People often get nostalgic for the wrong reasons. Instead of saying “I loved that show!” or “I remember where I was when … ,” the truly important memories should start: “I loved watching that show with … ,” or “I remember who I was with when … .”
When I was growing up in Scotland in the late 80s and early 90s, I was best friends with a boy called Benjie. We were inseparable, reading Where The Wild Things Are together at age six, playing days-long Monopoly games at age eight, spending hours sweatily pounding at Street Fighter II controllers at age eleven, and surreptitiously flipping through a vast array of dirty magazines (stolen from his older brother) at age twelve.
As time went on, I became what can at most be charitably described as the snivelling underling of the friendship. I would do pretty much whatever Benjie decreed. Once while I was visiting his house, he decided he wanted fish and chips from the shop fifteen minutes down the road. Not wanting to make the walk himself, he sent me instead—by the back door so that his mother wouldn’t know what was going on.
Another time he decided he wanted to write a mystery novel, so he jotted down a page or two establishing the main character and the crime and then sat me in front of the computer to bring his vision to completion. While I feverishly typed, he took off his shirt and stood in front of the mirror admiring his pectorals. (I wish I were making this up)
I only see his alpha-ness in retrospect though. At the time I thought we were equals and did everything I could to make us more so. I took up the piano after being dazzled by an impromptu performance at his doting parents’ request. I bought an armoury of Super Soaker water guns after seeing one lying in his backyard. I started collecting compilations of rap music after he mentioned a passing enjoyment of Cypress Hill.
I also took up Judo, a martial art that Benjie practiced regularly and never hesitated to demonstrate on me when the urge grabbed him. I’m not sure what sustained more bruising in the year or so of classes I slogged through before giving it up: my spindly limbs after so many encounters with the mats or my ego after my Mickey Mouse underwear was spotted as I changed out of my judogi at the end of class.
It was around this time that Benjie and I went off to separate high schools. Almost immediately, he fell in with a rowdier crowd (secretly smoking, sneaking out of the house at night, that sort of thing), whereas I fell in with very little crowd at all. I kept to my books and Star Trek obsession mostly, and tried to do all the good-kid things I thought I was supposed to.
As a result, I was increasingly horrified by Benjie’s behaviour, and he increasingly mortified by mine, and inevitably our friendship faded. We hung out less and stopped inviting each other to birthday parties. When I moved to the States for college he wasn’t at my going away party. (I’m not even sure I told him about it.) I haven’t seen or heard from him since the early 2000s—though I hear through the rumor mill that he makes a living these days playing poker.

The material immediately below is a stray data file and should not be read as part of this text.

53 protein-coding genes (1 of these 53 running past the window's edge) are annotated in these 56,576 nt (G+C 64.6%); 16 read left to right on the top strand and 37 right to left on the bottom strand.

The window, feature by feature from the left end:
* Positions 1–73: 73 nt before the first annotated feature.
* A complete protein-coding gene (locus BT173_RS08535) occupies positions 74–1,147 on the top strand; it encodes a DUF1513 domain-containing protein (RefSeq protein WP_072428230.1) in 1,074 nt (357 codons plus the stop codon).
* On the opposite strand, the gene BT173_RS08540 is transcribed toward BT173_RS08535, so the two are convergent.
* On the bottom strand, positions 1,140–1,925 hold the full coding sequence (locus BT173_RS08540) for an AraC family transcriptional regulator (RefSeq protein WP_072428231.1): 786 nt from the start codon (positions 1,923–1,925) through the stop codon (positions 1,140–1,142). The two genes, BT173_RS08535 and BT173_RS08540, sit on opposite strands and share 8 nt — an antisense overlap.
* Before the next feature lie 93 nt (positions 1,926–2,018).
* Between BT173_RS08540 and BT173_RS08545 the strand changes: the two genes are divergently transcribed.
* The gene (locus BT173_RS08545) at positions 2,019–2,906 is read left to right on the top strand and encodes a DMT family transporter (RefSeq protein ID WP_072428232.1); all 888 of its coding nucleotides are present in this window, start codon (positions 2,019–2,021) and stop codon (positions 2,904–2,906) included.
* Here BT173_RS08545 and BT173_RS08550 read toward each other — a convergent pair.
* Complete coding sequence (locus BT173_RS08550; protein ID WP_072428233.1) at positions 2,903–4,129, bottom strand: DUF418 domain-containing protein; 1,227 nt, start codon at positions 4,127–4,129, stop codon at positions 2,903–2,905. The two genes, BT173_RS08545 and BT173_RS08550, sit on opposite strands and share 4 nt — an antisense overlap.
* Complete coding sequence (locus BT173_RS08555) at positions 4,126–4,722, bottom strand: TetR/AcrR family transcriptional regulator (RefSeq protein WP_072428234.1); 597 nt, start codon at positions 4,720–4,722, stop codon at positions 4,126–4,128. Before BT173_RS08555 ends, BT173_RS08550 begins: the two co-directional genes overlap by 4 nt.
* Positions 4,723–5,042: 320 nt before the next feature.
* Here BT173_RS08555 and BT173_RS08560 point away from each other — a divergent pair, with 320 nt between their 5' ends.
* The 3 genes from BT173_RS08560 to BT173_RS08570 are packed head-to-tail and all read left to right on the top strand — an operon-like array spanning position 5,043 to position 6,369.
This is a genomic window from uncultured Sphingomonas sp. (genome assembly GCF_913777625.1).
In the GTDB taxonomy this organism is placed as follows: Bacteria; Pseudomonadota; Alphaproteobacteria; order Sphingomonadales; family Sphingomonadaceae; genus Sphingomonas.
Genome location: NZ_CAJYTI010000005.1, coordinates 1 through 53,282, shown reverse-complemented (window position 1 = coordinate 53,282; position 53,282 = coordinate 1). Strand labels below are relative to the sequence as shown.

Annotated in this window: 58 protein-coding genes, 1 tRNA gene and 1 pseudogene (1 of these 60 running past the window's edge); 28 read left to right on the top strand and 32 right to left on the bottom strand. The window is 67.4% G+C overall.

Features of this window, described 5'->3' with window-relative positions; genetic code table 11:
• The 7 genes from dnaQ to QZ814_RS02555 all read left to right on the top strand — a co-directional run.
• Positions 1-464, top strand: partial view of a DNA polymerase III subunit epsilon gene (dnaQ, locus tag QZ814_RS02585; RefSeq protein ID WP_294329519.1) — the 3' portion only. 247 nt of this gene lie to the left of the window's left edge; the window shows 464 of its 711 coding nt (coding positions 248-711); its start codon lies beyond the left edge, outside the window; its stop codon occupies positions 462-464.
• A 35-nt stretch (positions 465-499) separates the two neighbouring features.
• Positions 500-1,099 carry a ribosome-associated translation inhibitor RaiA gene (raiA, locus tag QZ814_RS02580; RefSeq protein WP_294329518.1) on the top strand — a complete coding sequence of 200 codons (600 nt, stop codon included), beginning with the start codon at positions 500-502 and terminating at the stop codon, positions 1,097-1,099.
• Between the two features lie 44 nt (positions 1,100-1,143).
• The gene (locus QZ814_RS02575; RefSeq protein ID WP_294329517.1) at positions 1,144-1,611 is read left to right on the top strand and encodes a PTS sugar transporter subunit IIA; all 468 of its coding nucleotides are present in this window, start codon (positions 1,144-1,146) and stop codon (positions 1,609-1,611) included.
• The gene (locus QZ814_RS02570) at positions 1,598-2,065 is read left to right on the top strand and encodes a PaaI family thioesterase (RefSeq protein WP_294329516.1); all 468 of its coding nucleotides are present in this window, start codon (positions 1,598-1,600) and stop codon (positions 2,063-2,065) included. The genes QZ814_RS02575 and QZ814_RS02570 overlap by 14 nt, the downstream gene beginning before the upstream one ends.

For all his foibles, Benjie is what I think of fondly when I remember my childhood, or really anything about the 80s or 90s. I distinctly remember Benjie recapping the Friends pilot for me—it was on past my bedtime in Scotland—and many happy Saturdays watching the early evening line-up over pizza in his kitchen: Gladiators, Blind Date, and Noel’s House Party.
The movies I remember, I had watched with him, both in the theater and in his room—especially after his bar mitzvah windfall when he bought himself a giant new TV. And of course there were the video games, not just Street Fighter but classic Atari games at his house, Sonic at mine, and Mario together on our Game Boys. My old Sega copy of NBA Jam will forever have his initials immortalized on the all-time records list. (He cheated—whenever he lost a game he’d hit reset before it had a chance to register.)
In hindsight, Benjie was an ass sometimes, and yet I can’t help but forgive him. Honestly, I’m not even sure forgiveness is the appropriate response. If it weren’t for him, I wouldn’t know my own boundaries, or the importance of standing up myself, or probably a thousand other lessons I still haven’t realized he taught me. I wouldn’t have the benefit of years of close male friendship, even—especially—an imperfect one, to guide me as I make new ones.
Above all, I wouldn’t be me. When I get nostalgic now about a TV show or a movie or the 80s and 90s in general, I always take a moment to remember Benjie, as well as the other friends I made as I grew older and finally ditched Star Trek. I know that the cultural artifacts and experiences from my childhood changed the path I took while growing up. It was also the people walking with me, Benjie probably more than any of them, who got me where I am today.
—Photo credit: Ryan Somma/Flickr